Last year, Marie Korsaga became the first female astrophysicist in West Africa after completing her PhD in astrophysics at South Africa’s University of Cape Town on the theme ‘The distribution of dark and visible matter in spiral and irregular galaxies’.
It was the culmination of seven years of intense research.
The Burkinabe says she had always wanted to understand the phenomena of the universe, inspired as a girl by lunar missions. Now she hopes to share her knowledge with her fellow citizens, through projects aimed at breaking stereotypes and empowering girls to pursue studies and careers in science.
In an interview with SciDev.Net to mark the International Day of Women and Girls in Science on 11 February, Korsaga describes how she believes astrophysics can help boost infrastructure and jobs in Africa, and urges girls to fight to achieve their goals.
Where does your passion for astrophysics stem from?
From an early age, I have always been interested in the phenomena of the universe, such as the appearance of life on earth and shooting stars. I also enjoyed watching documentary films on astronomy, especially on the Apollo missions. But at the time, I never imagined that I would become an astrophysicist, because astronomy was an unknown domain in Burkina Faso. Besides, I had never met — let alone talked to — an astronomer in real life before my doing my degree.
Growing up, I intended to become a civil engineer because I also like construction. When I did my degree, astronomy had just been integrated as an optional subject in physics in Burkina Faso, and I seized this opportunity. My interest in scientific subjects allowed me to excel more easily in the subject and to pursue my postgraduate studies in astrophysics.
In Africa, girls are usually steered towards literary fields, and families do not always encourage them to do long studies. How did you cope with that?
It’s true that studying in a scientific field as a woman is a bit complicated. For example, during my career I faced comments such as "physics is too complicated for a woman, you will not be able to make a career in the field", or even "you risk going crazy if you continue".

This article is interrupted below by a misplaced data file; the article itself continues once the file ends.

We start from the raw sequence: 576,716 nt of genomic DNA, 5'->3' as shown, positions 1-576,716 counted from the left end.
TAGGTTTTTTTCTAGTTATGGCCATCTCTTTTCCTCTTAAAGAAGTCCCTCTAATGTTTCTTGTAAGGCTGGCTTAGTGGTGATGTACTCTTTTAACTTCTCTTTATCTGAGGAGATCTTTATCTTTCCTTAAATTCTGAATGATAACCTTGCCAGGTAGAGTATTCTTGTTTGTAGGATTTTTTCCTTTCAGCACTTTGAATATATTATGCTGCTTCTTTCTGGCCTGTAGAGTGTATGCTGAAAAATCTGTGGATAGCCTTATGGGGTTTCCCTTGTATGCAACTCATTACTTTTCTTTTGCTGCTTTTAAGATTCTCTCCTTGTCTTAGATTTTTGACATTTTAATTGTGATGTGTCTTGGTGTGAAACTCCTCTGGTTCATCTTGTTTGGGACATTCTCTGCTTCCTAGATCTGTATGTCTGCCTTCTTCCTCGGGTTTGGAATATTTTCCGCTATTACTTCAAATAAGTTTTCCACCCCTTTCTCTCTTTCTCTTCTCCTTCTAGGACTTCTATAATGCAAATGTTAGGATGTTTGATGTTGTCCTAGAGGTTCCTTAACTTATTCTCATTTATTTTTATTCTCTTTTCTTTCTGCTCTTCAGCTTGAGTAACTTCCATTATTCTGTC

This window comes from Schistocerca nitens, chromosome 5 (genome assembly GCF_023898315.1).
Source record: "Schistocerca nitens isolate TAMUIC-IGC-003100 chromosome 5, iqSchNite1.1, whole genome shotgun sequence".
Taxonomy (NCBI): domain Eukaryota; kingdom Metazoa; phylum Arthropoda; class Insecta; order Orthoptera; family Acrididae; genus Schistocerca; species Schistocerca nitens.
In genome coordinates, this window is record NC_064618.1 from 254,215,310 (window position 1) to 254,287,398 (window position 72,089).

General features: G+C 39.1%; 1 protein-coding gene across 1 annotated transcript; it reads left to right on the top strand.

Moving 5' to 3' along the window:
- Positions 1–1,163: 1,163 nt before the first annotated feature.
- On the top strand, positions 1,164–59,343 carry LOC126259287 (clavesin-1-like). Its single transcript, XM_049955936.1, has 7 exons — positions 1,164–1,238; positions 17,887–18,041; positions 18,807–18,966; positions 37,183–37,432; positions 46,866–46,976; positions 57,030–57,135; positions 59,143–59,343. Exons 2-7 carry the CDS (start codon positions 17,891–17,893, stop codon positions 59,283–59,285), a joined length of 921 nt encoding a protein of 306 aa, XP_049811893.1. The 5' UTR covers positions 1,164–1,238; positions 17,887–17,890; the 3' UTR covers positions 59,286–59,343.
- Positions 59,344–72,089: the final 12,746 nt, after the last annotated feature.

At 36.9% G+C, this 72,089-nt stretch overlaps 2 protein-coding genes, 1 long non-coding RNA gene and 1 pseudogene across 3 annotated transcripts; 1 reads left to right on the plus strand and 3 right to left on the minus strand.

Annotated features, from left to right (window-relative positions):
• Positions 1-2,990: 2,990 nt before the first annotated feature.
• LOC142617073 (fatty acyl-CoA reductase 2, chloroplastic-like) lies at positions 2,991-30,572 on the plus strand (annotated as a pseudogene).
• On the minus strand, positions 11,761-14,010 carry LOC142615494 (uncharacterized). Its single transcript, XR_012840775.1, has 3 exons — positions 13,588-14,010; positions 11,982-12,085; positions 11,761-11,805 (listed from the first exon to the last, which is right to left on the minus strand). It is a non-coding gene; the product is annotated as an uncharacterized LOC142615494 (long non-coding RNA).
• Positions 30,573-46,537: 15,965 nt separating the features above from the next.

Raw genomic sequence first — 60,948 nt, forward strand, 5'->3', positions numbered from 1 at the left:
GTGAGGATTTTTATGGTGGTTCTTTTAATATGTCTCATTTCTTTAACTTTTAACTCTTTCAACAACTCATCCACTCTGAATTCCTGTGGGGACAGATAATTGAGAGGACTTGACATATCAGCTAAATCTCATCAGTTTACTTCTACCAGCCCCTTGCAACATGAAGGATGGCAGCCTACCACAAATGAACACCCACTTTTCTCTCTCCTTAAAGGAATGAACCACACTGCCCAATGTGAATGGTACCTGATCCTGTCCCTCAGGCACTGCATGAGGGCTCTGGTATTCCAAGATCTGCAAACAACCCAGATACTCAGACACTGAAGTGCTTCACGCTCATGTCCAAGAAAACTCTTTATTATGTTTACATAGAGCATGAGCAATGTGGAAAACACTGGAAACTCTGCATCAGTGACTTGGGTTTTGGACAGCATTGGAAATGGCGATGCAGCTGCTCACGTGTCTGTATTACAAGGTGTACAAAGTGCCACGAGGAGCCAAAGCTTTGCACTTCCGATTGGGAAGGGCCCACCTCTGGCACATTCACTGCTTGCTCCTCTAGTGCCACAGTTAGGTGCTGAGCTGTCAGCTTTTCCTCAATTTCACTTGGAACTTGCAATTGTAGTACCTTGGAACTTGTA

These words did not influence my choice of career, because I liked scientific subjects and I also had the support of my family — especially my father, who always assured me that women can also have long studies and careers in sciences. That made me feel more confident.
How do you plan to put your know-how to good use in a country such as Burkina Faso where, like elsewhere in Africa, astrophysics is not a developed discipline?
Beyond research, I intend to contribute to the training of young people in science in Burkina Faso and in Africa generally by providing courses in universities. I also plan to take action to popularise science education in general, and astrophysics in particular, in countries where access to science is limited — to motivate young people to take up scientific studies, especially young girls.
Admittedly, efforts are being made by the government to break stereotypes, but a large part of society continues to think that girls should not undertake lengthy studies, especially in science. So I would like to help break down these stereotypes.
In a continent where there is a lack of water, electricity and even food, does opting for astrophysics ignore the fundamental problems facing the region?
Since astronomy is a science that requires a vast field of knowledge, it enables skills to be developed at the local level. For example, if you take the telescope construction project in South Africa, which is one of the biggest projects in astronomy, it was established by engineers, computer scientists, technicians. So, in addition to strict astronomy, skills are developed that can be used effectively in other sectors.
An astrophysicist is someone who is almost a complete all-rounder in science — someone who has skills in physics, engineering, programming. All this is what makes people describe astronomy as the mother of all sciences. As well as being fascinating as a science, astronomy can be used as a development tool through, for example, education and tourism. The International Astronomical Union understands this and is trying hard to address the development component in developing countries, working to achieve the UN’s Sustainable Development Goals.
The typical example in Africa is the case of South Africa where the installation of telescopes has not only popularised science and created jobs for young people, but also boosted the local economy and infrastructure. Burkina Faso could well draw inspiration from these success stories and position itself as a centre of excellence in West Africa.
What difficulties have you encountered as a woman in your career in such a specialised and almost exclusive area?
My work went well, even though I encountered difficulties at one point and I felt that it was not progressing. I remember that while working on my thesis, my findings did not coincide with previous studies, and I needed to do rigorous work over a long period to ensure the reliability of my results. This revealed that the relationships between dark matter parameters and the brightness of galaxies were not standard as previously thought, but that they depended on the structure of the galaxy. I am very happy that I did not give up during these difficult times.Share this via: